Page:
In Ontario, businesses that sell taxable goods (or provide a taxable service) must obtain a vendor permit. You must collect the 8% RST and remit it to the provincial government. The RST applies to the products you sell, including the cost of labour and materials. You must levy the tax on taxable services, even if virtually no materials were involved (e.g. a minor furniture repair). RST is not chargeable on projects that become part of ‘real estate’ (e.g. the sale and installation of kitchen cabinets). However, your final price will include (without showing it on your invoice) the RST on the ‘manufactured cost of taxable goods produced for real property contracts’. Get yourself a Retail Sales Tax Guide if you are going to be doing ‘built-in’ style work.
Ask at your local RST office about Purchase Exemption Certificates. Purchase Exemption Certificates allow you to purchase your materials without RST. For those projects that are not attached to real property, you bill your customers for RST on the entire project price (which includes labour, materials, overhead, etc.). The provincial government receives the RST for the materials when you bill for them, not when you buy them.
You should also ask about the Manufacturer’s Exemption. If you qualify for an exemption you can purchase your machinery and tools without paying any RST on them. You may even be able to buy processing materials or consumables, such as solvents, buffing compounds, tape, etc., without paying RST.
Goods And Services Tax (GST)
You have to register for GST if you provide taxable goods and/or services in Canada and you are not a small supplier. You are a small supplier if your total taxable revenues (before expenses) are $30,000 or less (in the last four consecutive calendar quarters or in a single calendar quarter).
You can voluntarily register for GST even if it isn’t required. This might not seem like a good idea, since it involves more paperwork and you will have to charge your customers more. On the other hand, if you’re building a high-end product you might have more sophisticated customers who know that you’re a low income-earning business if you’re not charging the GST. This can put you in an awkward bargaining position when negotiating a contract.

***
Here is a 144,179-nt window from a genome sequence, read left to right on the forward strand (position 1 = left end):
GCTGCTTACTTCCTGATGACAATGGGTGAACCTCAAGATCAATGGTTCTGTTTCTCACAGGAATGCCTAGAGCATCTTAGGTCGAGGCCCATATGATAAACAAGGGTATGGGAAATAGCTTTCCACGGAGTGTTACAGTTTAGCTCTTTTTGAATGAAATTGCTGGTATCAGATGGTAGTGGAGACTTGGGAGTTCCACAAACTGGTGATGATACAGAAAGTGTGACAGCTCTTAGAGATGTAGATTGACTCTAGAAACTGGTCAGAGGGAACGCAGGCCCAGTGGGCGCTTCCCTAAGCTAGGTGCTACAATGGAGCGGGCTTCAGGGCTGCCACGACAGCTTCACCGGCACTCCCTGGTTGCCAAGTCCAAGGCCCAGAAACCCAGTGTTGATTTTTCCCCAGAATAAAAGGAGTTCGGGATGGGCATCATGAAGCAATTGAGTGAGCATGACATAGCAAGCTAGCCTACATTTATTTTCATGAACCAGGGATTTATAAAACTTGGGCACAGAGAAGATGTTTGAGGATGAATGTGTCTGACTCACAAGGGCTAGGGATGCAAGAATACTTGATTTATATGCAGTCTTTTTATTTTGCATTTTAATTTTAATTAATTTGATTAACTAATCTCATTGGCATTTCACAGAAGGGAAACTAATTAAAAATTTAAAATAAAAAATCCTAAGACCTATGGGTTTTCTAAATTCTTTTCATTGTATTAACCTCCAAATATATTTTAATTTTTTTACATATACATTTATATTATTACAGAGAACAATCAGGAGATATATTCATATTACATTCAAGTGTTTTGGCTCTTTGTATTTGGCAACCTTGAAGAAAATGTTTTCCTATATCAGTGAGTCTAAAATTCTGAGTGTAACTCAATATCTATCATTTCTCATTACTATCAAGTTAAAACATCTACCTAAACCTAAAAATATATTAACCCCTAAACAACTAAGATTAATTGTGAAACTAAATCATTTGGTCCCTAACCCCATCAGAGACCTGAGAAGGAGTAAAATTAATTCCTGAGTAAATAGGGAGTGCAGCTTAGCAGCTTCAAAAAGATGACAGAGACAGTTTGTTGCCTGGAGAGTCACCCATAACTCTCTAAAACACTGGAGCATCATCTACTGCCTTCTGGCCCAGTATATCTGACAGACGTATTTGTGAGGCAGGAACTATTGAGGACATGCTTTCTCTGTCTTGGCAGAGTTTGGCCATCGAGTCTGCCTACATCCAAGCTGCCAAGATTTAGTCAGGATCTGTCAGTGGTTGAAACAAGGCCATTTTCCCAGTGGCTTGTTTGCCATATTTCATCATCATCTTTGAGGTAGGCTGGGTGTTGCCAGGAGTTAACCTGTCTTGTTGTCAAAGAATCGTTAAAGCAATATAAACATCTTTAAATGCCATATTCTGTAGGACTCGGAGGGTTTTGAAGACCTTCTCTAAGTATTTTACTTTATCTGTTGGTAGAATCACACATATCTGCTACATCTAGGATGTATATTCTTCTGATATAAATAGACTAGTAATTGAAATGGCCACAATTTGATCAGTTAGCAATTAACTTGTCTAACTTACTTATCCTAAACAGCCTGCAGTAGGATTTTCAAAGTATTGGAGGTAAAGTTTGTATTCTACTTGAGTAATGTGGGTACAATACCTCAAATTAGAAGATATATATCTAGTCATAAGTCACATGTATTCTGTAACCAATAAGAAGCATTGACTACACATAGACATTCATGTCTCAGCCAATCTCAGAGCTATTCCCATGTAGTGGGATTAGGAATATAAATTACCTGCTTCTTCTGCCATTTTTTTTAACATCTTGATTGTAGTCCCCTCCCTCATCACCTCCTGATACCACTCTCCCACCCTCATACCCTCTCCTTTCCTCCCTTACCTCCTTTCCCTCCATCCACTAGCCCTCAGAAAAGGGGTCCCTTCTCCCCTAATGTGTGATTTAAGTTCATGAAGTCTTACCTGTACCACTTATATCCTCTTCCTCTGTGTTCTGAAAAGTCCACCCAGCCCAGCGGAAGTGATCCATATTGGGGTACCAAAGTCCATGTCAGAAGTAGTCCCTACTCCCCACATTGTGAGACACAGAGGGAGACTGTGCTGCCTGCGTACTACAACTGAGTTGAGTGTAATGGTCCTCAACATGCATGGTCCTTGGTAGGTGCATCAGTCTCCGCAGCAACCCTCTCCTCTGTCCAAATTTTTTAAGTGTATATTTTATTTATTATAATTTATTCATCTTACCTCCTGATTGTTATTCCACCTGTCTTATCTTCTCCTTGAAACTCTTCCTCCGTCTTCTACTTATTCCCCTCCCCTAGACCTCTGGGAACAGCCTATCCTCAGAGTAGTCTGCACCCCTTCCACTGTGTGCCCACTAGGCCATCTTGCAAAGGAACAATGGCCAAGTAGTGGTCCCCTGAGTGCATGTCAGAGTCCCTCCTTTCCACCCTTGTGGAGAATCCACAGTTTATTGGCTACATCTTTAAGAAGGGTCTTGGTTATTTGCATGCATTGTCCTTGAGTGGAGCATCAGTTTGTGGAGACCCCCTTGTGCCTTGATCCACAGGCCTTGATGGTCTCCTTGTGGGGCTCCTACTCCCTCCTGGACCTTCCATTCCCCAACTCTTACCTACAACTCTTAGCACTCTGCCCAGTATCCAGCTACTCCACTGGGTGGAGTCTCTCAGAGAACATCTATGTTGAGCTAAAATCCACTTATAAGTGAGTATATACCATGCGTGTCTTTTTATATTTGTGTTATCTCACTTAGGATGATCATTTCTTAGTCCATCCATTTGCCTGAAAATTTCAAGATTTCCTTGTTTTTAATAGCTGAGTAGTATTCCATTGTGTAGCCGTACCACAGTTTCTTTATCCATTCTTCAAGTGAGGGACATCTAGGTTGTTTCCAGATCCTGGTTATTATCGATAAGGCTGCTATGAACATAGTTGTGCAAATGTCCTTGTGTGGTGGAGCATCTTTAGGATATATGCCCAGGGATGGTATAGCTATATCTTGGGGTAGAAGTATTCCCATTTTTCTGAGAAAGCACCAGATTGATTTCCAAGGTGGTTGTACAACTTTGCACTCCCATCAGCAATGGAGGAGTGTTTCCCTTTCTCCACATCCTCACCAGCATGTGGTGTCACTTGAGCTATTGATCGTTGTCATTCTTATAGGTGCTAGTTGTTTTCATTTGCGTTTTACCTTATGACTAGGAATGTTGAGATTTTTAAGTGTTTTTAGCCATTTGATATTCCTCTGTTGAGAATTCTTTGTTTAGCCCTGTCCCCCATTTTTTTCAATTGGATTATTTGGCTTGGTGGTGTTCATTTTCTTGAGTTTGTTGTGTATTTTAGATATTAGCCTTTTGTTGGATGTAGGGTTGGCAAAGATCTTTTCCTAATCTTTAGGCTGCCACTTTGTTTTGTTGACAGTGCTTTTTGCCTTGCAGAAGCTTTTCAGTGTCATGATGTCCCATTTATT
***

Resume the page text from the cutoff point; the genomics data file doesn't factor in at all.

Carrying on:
When you register, you’ll be assigned a BN (business number) and you’ll be required to file GST returns. When you file your remittances you’re entitled to claim ITCs (input tax credits) for qualifying expenses. ITCs can be claimed for various things, such as materials purchased to manufacture your products, operating expenses such as commercial rent and utilities, meal and entertainment expenses, etc.
As a small woodworking business, bookkeeping is a relatively straightforward process. Even if you have to hire an accountant to prepare financial statements and tax returns, bookkeeping is just about recording the day-to-day transactions of your business. Learn to keep a Disbursements Journal and a Receipts Journal using a columnar book you can buy at any office supply store.
Don’t underestimate the tax benefits that are available to you if you’re a home-based business, such as being able to write off a portion of your mortgage interest, property taxes, and other home expenses. Also, learn how to record your “use of vehicle expenses” if you use your vehicle both for personal and business use. You’ll need to set up a log book where you record your mileage for all business trips.
Get It Right The First Time
While all of the nuts and bolts of starting a new business will feel overwhelming at first, spend the time getting everything set up properly at the start. Once you get busy giving quotes and building in your workshop, you won’t have time to set up the proper framework to keep your business running smoothly on the financial side. You need to make the paperwork side of the business a routine chore so you can devote your hardest thinking to the items you build in your workshop.
In Hendrik’s next article, he will look at the question of “What will I build?” Hendrik will review various choices such as mass producing small items, and building one-of-a-kind fine furniture.